When using -noflat by default, each series of the converted file will contain the same number of resolutions as in the input file. The -pyramid-resolutions option allows to set the number of expected resolutions in the output file for each series. If the target number of resolutions is greater than the actual number of sub-resolutions present in the input file, additional pyramidal levels will be calculated using the downsampling factor specified by the -pyramid-scale option:

bfconvert -noflat -pyramid-resolutions 4 -pyramid-scale 2 /path/to/input out.ome.tiff

New in version 6.0.0.


This option will cache the initialized reader under the same directory as the input file after initialization:

bfconvert -cache /path/to/input output.ome.tiff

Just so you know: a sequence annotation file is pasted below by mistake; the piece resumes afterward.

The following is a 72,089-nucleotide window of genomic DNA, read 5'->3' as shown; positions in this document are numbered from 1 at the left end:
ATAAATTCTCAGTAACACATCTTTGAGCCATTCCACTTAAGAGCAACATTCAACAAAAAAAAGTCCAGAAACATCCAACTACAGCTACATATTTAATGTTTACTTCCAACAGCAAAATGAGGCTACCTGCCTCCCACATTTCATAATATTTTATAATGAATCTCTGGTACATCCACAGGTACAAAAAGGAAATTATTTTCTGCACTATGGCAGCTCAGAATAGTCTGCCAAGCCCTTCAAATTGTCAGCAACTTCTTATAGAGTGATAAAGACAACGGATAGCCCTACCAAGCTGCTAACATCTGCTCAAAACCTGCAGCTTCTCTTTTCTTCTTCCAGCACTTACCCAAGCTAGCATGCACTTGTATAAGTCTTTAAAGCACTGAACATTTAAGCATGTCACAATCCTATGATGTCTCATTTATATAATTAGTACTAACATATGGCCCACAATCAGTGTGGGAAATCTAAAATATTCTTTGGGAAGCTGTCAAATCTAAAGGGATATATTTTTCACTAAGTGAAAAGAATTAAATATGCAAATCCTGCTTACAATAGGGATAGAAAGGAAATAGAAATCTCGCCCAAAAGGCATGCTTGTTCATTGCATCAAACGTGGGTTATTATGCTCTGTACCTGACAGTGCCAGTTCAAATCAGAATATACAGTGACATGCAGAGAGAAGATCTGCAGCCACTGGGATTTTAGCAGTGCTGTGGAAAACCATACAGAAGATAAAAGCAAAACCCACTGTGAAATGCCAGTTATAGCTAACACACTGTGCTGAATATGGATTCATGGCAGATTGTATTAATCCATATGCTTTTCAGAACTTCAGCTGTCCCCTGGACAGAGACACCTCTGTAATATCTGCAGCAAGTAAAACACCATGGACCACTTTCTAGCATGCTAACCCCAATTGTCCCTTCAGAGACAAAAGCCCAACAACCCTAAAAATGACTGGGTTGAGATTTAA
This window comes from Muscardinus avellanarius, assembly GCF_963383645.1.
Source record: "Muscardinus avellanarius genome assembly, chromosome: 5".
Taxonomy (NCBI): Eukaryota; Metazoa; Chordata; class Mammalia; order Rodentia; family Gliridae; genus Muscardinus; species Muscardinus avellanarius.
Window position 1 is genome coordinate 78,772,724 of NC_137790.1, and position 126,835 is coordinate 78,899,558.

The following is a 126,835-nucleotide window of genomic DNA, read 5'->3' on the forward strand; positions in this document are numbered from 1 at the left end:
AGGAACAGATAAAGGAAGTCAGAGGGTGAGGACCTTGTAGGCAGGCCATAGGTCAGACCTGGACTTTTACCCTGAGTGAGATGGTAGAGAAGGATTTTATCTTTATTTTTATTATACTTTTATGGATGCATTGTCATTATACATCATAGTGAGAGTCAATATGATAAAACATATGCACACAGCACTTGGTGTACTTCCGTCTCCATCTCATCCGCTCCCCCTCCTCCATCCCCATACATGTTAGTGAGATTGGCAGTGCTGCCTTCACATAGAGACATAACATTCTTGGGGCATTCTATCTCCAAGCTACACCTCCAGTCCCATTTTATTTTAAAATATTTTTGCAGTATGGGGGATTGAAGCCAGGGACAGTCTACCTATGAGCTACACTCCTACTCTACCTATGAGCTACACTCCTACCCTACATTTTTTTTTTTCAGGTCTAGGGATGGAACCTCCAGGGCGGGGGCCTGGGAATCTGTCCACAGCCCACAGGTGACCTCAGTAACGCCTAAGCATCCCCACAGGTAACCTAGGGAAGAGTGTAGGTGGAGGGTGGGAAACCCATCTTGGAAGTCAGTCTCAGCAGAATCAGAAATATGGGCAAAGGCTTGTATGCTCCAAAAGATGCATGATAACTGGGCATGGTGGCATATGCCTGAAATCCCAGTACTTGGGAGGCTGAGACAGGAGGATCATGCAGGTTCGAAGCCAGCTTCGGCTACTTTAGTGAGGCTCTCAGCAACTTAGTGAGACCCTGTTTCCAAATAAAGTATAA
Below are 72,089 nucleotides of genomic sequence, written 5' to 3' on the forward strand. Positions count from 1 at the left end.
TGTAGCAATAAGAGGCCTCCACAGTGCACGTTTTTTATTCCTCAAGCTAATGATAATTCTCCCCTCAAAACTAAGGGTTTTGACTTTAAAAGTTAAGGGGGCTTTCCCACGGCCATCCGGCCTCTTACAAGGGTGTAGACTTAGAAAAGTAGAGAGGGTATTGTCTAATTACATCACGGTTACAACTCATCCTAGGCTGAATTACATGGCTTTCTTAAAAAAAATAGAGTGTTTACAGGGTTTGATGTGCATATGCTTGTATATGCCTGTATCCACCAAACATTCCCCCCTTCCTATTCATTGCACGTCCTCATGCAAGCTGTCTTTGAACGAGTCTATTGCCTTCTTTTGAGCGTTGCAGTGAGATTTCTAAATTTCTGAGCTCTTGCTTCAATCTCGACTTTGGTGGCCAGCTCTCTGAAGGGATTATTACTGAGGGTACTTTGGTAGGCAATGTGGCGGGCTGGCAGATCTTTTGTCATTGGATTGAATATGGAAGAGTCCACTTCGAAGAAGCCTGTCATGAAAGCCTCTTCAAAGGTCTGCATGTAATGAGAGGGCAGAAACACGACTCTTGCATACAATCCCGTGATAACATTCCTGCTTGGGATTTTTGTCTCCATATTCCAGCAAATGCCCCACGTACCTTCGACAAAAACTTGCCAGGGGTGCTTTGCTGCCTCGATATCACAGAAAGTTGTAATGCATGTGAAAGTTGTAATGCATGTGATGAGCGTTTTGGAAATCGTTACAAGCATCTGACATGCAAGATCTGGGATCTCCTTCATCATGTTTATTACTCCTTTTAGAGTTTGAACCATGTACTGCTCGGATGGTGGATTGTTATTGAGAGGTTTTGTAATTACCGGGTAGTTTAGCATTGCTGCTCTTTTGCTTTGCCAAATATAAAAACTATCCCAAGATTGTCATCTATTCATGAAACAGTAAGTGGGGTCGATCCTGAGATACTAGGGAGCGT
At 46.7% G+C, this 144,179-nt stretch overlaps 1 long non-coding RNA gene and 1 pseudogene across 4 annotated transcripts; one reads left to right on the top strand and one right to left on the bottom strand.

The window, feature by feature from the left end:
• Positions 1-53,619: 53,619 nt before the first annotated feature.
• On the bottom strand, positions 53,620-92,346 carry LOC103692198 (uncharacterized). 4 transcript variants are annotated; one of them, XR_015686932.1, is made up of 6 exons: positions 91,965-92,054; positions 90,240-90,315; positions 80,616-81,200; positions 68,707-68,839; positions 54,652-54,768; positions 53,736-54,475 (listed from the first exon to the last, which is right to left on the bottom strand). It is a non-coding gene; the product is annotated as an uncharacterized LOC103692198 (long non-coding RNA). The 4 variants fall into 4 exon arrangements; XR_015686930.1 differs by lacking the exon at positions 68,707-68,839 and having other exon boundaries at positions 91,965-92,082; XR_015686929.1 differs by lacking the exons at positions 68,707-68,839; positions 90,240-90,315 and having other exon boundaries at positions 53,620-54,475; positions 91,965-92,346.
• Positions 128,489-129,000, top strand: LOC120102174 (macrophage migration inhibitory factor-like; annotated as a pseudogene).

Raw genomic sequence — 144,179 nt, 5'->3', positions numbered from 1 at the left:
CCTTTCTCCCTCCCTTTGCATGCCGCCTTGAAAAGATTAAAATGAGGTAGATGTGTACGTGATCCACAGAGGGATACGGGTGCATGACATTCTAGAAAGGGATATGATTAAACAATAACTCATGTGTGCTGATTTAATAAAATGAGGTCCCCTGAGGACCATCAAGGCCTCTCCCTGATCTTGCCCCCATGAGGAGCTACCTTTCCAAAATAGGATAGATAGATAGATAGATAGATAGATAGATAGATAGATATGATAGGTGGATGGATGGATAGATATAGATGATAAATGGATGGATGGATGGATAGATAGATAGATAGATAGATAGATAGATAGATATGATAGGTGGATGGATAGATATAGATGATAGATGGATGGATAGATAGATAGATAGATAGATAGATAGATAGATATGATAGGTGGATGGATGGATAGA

New in version 6.2.0.

-cache-dir DIRECTORY

This option is to be used in conjunction with -cache. When used it specifies the directory to store the cached initialized reader. If unspecified, the cached reader will be stored under the same folder as the image file:

bfconvert -cache-dir /path/to/store/cached/reader /path/to/input output.ome.tiff

New in version 6.2.0.


Do not preserve the OME-XML StructuredAnnotation elements:

bfconvert -no-sas /path/to/input output.ome.tiff

New in version 6.2.0.


Do not assume that planes are written in sequential order:

bfconvert -no-sequential /path/to/input output.ome.tiff

New in version 6.8.0.


Overrides the default input dimension order:

bfconvert -swap XYZTC /path/to/input output.ome.tiff

New in version 6.9.0.